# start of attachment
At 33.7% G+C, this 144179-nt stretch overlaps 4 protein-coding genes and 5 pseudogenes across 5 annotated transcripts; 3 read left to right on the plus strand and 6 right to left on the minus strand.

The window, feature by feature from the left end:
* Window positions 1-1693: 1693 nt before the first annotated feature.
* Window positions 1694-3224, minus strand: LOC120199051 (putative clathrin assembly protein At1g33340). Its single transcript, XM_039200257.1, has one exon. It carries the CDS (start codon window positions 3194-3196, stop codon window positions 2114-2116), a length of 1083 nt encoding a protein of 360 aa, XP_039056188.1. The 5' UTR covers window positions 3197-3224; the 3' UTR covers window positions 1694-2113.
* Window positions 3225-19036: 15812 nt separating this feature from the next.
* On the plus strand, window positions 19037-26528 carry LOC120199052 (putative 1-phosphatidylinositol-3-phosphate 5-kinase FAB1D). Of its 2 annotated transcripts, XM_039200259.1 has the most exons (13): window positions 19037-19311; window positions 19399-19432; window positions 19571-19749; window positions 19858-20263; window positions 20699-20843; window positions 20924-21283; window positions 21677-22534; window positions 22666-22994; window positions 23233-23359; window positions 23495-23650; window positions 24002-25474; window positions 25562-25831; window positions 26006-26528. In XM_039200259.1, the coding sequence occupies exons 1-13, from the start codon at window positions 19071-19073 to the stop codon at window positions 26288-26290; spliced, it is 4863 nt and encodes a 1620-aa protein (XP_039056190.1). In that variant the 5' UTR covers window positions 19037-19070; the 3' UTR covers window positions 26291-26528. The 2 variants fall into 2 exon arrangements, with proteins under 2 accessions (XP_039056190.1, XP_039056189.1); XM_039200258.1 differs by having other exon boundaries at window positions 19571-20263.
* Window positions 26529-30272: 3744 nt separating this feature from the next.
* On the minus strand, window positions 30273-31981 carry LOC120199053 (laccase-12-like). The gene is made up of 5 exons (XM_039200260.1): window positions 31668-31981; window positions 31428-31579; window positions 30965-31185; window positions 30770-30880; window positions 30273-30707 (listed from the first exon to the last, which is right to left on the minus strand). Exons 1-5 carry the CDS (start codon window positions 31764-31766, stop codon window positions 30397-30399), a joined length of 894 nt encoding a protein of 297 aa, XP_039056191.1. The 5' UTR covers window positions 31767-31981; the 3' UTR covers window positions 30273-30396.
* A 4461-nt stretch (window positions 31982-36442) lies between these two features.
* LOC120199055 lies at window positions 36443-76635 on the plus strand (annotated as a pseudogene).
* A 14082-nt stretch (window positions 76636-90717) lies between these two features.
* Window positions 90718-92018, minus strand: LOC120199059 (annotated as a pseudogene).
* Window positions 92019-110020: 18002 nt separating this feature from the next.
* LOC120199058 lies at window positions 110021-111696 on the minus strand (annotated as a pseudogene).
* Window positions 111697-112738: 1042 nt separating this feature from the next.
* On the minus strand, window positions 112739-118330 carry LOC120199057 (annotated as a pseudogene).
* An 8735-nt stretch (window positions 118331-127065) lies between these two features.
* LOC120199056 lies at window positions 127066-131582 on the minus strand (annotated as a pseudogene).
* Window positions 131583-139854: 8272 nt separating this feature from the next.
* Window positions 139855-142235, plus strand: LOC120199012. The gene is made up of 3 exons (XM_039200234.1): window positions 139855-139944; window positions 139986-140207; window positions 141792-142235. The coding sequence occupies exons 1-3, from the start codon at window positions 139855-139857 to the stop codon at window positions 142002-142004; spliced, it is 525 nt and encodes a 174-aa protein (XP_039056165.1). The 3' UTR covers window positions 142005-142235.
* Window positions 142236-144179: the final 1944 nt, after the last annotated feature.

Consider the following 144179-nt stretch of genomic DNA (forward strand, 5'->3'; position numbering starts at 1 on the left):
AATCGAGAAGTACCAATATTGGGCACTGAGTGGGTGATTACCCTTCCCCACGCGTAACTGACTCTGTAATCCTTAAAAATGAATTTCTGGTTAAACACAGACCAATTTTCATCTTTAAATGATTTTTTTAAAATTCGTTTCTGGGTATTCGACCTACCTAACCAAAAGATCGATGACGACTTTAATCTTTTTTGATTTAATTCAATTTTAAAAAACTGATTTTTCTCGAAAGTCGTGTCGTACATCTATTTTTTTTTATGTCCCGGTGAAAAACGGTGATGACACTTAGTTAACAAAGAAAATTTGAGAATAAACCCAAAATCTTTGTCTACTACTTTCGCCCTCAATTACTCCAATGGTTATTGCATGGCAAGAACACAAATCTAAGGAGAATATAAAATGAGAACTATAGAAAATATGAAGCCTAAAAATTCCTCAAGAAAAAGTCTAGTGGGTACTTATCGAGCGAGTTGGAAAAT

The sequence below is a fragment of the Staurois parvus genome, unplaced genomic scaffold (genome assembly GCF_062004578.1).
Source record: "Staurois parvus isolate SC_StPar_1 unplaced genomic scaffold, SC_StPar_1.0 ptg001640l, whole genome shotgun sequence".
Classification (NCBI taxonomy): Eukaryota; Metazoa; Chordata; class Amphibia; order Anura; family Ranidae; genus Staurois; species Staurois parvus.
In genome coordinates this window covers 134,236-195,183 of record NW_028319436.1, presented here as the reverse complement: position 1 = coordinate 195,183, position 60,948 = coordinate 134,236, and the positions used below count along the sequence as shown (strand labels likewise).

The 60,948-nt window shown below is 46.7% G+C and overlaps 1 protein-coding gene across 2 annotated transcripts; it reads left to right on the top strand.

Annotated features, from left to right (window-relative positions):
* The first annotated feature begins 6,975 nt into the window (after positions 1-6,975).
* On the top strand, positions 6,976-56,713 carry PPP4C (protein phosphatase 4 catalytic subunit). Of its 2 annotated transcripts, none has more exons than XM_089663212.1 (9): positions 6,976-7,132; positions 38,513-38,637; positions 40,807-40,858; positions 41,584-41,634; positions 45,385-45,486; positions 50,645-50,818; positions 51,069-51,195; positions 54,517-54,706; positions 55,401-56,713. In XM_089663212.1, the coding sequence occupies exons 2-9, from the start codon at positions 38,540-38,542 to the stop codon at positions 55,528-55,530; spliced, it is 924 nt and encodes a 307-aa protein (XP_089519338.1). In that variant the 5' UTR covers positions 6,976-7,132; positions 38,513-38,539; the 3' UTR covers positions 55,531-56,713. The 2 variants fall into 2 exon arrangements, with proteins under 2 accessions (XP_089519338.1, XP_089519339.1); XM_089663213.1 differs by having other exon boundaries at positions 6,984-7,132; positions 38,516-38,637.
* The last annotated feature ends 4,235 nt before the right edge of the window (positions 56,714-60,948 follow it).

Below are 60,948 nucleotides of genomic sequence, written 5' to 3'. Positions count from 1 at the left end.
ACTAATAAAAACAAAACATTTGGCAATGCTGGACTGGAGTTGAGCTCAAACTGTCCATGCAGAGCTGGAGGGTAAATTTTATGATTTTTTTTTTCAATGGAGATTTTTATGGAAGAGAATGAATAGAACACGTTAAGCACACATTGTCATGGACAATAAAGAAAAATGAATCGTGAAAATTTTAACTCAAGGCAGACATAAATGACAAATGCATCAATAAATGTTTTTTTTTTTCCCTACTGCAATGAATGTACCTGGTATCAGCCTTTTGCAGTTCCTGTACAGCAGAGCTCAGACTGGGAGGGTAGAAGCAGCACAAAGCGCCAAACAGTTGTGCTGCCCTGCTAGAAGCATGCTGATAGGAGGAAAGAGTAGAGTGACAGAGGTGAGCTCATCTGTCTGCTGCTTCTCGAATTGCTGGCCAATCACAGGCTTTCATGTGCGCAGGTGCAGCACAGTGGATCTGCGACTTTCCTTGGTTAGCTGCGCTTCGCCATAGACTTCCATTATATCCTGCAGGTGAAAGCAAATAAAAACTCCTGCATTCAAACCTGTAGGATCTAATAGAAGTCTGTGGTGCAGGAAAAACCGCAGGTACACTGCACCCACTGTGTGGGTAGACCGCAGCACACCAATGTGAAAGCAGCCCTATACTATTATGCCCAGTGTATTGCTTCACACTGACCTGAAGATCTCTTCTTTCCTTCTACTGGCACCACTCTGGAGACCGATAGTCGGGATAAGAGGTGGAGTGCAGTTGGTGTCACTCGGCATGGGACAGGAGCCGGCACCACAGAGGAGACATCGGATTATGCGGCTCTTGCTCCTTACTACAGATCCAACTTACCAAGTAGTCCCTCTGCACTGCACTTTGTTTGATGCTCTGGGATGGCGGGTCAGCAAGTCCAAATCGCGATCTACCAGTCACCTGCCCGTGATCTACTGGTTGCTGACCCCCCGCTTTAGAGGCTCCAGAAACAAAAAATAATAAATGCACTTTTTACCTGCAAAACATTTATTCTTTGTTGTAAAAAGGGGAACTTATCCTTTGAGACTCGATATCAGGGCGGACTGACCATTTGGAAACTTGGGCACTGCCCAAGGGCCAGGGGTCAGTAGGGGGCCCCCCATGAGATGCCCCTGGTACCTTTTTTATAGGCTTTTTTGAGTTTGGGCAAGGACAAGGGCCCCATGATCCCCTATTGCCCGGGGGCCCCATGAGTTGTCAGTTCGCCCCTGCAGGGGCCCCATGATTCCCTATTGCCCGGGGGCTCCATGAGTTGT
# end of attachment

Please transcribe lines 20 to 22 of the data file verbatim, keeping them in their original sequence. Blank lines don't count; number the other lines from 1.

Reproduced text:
* Window positions 139855-142235, plus strand: LOC120199012. The gene is made up of 3 exons (XM_039200234.1): window positions 139855-139944; window positions 139986-140207; window positions 141792-142235. The coding sequence occupies exons 1-3, from the start codon at window positions 139855-139857 to the stop codon at window positions 142002-142004; spliced, it is 525 nt and encodes a 174-aa protein (XP_039056165.1). The 3' UTR covers window positions 142005-142235.
* Window positions 142236-144179: the final 1944 nt, after the last annotated feature.

Consider the following 144179-nt stretch of genomic DNA (forward strand, 5'->3'; position numbering starts at 1 on the left):